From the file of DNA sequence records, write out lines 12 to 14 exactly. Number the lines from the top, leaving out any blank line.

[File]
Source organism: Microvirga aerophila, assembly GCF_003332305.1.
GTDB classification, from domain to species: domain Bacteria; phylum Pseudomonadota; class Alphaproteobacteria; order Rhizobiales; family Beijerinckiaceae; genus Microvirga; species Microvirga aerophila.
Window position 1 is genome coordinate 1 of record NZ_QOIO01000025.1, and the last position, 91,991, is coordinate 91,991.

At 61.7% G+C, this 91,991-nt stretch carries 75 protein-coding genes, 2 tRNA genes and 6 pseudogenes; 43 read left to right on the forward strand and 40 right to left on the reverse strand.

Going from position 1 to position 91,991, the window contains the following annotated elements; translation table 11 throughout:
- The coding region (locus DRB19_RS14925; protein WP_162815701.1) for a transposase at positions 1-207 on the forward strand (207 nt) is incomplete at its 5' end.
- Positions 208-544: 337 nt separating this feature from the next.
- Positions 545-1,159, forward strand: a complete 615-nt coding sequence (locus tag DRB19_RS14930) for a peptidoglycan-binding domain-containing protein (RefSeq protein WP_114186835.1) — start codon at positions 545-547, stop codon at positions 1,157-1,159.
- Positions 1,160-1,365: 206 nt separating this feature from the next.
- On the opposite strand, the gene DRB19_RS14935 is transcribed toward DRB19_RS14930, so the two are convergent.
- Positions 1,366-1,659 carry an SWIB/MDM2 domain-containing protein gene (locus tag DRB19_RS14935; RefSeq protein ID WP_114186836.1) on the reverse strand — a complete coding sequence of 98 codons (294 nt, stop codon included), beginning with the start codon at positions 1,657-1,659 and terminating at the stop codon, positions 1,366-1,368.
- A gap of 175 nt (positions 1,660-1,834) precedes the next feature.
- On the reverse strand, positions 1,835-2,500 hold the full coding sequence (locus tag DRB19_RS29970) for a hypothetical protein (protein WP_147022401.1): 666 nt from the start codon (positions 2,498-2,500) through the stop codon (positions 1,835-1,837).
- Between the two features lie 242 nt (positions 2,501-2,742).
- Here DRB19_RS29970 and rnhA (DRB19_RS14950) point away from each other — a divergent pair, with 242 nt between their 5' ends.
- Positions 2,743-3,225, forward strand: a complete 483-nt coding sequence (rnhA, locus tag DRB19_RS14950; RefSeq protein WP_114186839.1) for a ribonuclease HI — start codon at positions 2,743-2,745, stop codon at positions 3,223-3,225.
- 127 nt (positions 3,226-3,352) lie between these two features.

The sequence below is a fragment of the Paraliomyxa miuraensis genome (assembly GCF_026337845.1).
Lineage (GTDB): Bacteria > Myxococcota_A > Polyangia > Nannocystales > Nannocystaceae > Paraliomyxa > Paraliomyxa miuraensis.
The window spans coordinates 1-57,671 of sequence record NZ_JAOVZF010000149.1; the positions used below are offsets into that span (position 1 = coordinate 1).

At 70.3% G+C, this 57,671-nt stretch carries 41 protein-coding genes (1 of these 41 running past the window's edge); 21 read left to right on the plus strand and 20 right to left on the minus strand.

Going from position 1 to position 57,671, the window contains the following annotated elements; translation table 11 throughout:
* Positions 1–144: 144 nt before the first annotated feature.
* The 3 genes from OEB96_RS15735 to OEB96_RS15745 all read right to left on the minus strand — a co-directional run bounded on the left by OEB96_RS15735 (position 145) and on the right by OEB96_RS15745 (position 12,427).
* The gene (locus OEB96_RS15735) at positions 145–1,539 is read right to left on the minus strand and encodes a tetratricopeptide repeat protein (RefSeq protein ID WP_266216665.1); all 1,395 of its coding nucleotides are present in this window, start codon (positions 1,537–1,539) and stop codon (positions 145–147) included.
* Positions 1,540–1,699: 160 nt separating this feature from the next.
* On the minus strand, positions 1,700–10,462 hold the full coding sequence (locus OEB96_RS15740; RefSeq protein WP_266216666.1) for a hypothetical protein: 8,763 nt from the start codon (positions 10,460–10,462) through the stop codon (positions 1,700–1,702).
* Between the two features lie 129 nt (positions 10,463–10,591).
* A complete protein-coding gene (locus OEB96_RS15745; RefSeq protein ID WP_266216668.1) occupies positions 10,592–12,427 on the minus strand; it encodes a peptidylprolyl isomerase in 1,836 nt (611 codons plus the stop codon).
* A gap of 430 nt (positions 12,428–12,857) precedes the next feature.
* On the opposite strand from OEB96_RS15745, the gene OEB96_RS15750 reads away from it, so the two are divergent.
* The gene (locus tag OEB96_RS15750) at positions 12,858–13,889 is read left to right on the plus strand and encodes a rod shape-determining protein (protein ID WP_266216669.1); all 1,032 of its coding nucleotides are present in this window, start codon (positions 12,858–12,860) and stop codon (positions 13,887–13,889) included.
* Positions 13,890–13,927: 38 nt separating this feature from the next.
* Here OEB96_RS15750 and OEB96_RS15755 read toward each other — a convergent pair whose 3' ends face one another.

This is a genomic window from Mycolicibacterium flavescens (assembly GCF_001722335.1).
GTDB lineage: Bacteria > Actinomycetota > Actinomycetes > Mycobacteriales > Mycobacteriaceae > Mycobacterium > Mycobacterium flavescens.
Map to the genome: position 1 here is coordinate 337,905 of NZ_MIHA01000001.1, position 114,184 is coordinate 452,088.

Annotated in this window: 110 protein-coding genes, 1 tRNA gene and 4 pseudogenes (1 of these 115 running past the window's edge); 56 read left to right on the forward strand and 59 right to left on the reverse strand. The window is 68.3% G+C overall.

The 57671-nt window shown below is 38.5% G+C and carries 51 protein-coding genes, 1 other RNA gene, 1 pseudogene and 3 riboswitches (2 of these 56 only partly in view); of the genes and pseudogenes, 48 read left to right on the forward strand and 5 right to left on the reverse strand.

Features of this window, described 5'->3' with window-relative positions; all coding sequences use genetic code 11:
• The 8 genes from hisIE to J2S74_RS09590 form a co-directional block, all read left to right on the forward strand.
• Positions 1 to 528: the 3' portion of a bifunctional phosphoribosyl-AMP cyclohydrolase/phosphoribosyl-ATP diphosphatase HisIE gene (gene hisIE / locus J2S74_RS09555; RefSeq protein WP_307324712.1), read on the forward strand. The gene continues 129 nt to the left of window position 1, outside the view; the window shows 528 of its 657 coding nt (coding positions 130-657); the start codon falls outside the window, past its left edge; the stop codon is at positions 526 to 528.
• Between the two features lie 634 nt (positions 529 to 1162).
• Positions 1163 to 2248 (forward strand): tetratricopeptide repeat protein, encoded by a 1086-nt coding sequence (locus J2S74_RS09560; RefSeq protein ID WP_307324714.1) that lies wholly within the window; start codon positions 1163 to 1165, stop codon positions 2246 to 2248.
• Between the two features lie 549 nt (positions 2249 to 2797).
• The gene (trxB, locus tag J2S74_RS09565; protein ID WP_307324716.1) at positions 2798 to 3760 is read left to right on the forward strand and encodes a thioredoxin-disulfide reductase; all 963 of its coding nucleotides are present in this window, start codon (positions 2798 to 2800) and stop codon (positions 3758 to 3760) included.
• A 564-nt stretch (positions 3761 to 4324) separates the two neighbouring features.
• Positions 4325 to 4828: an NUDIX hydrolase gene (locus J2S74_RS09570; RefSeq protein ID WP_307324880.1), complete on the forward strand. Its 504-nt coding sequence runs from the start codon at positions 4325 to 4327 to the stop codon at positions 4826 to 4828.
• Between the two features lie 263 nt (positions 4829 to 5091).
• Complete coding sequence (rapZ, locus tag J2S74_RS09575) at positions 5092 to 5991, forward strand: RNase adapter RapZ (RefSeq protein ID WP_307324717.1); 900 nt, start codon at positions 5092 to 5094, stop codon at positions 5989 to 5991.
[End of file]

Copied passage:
- A gap of 175 nt (positions 1,660-1,834) precedes the next feature.
- On the reverse strand, positions 1,835-2,500 hold the full coding sequence (locus tag DRB19_RS29970) for a hypothetical protein (protein WP_147022401.1): 666 nt from the start codon (positions 2,498-2,500) through the stop codon (positions 1,835-1,837).
- Between the two features lie 242 nt (positions 2,501-2,742).